Trading group theory for randomness

  title={Trading group theory for randomness},
  author={L{\'a}szl{\'o} Babai},
  booktitle={STOC '85},
  • L. Babai
  • Published in STOC '85 1 December 1985
  • Mathematics
In a previous paper [BS] we proved, using the elements of the theory of <italic>nilpotent groups</italic>, that some of the <italic>fundamental computational problems in matriz groups</italic> belong to <italic>NP</italic>. These problems were also shown to belong to <italic>coNP</italic>, assuming an <italic>unproven hypothesis</italic> concerning <italic>finite simple groups</italic>. The aim of this paper is to replace most of the (proven and unproven) group theory of [BS] by elementary… 
Deciding finiteness of matrix groups in Las Vegas polynomial time
It is shown that one can decide whether or not G G is finite, in Las Vegas polynomial time, and structural properties such as solvability andnilpotence are decidable in Monte Carlo polynometric time.
Probabilistic checking of proofs: a new characterization of NP
It is shown that approximating Clique and Independent Set, even in a very weak sense, is NP-hard, and the class NP contains exactly those languages for which membership proofs can be verified probabilistically in polynomial time.
Separating and collapsing results on the relativized probabilistic polynomial-time hierarchy
The probabilistic polynomial-time hierarchy (BPH) is the hierarchy generated by applying the BP-operator to the Meyer-Stockmeyer polynomial-time hierarchy (PH), where the BP-operator is the natural
Essentially optimal interactive certificates in linear algebra
All the authors' certificates are based on interactive verification protocols with the interaction removed by a Fiat-Shamir identification heuristic, and the validity of the verification procedure is subject to standard computational hardness assumptions from cryptography.
Polynomial-time theory of matrix groups
The order of the largest semisimple quotient can be determined in randomized polynomial time (no number theory oracles required and no restriction on parity), and a natural problem is obtained that belongs to BPP and is not known to belong either to RP or to coRP.
Unknotting is in AM ∩ co-AM
Hass, Lagarias, and Pippenger analyzed the computational complexity of various decision problems in knot theory. They proved that the problem whether a given knot is unknotting is in <b>NP</b>, and
Some facets of complexity theory and cryptography: A five-lecture tutorial
  • J. Rothe
  • Computer Science, Mathematics
  • 2002
This tutorial discusses the notion of one-way functions both in a cryptographic and in a complexity-theoretic setting, and considers interactive proof systems and some interesting zero-knowledge protocols.
New (and Old) Proof Systems for Lattice Problems
It is shown that \(\textsf {GapSPP}\) admits SZK proofs for remarkably low approximation factors, improving on prior work by up to roughly \(\sqrt{n}\).
An Efficient Quantum Algorithm for Some Instances of the Group Isomorphism Problem
This paper presents a quantum algorithm solving instances of the nonabelian group isomorphism problem exponentially faster than the best known classical algorithms.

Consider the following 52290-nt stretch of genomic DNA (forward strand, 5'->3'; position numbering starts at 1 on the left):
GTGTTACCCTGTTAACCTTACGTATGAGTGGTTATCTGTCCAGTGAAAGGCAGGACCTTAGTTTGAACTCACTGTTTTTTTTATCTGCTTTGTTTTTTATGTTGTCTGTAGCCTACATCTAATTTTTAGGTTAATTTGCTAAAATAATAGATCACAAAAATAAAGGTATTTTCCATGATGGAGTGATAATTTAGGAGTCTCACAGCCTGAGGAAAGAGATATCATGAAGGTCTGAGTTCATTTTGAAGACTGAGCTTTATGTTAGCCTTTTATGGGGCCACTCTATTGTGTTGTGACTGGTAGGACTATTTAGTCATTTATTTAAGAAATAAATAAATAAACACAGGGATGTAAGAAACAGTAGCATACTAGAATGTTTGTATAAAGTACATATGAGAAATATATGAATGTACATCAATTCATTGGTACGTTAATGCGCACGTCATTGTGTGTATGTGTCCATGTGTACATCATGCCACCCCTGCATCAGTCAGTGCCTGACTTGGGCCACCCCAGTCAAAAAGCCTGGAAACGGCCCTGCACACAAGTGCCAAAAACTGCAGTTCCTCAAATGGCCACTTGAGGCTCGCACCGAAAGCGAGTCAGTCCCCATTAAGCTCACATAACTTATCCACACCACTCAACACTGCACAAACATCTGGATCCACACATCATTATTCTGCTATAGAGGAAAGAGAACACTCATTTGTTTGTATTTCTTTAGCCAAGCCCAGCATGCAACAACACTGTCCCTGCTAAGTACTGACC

On the communication complexity of zero-knowledge proofs
This paper studies the concrete complexity of the known general methods for constructing zero-knowledge proofs, and establishes that circuit-based methods, which can be applied in either the GMR or the BCC model, have the potential of producing proofs which could be used in practice.


On the Complexity of Matrix Group Problems I
A theory of black box groups is built, and it is proved that for such subgroups, membership and divisor of the order are in NPB, and under a plausible mathematical hypothesis on short presentations of finite simple groups, nom membership and exaact order will also be inNPB.
Two theorems on random polynomial time
  • L. Adleman
  • Computer Science
    19th Annual Symposium on Foundations of Computer Science (sfcs 1978)
  • 1978
Where the traditional method of polynomial reduction has been inapplicable, randomness has been used in demonstrating intractibility by Adleman and Manders, and in showing problems equivalent by Rabin, a new examination of randomness is in order.
Riemann's Hypothesis and tests for primality
  • G. Miller
  • Computer Science, Mathematics
  • 1975
It is shown that primality is testable in time a polynomial in the length of the binary representation of a number, and a partial solution is given to the relationship between the complexity of computing the prime factorization of a numbers, computing the Euler phi function, and computing other related functions.
The knowledge complexity of interactive proof-systems
A computational complexity theory of the “knowledge” contained in a proof is developed and examples of zero-knowledge proof systems are given for the languages of quadratic residuosity and 'quadratic nonresiduosity.
Polynomial-time algorithms for permutation groups
It is demonstrated that the normal closure of a subgroup can be computed in polynomial time, and that this proceaure can be used to test a group for solvability.
Relative to a Random Oracle A, PA != NPA != co-NPA with Probability 1
Let A be a language chosen randomly by tossing a fair coin for each string x to determine whether x belongs to A, and${\bf NP}^A is shown, with probability 1, to contain a-immune set, i.e., a set having no infinite subset in ${\bf P]^A $.
Universal Classes of Hash Functions
A Fast Monte-Carlo Test for Primality
A uniform distribution a from a uniform distribution on the set 1, 2, 3, 4, 5 is a random number and if a and n are relatively prime, compute the residue varepsilon.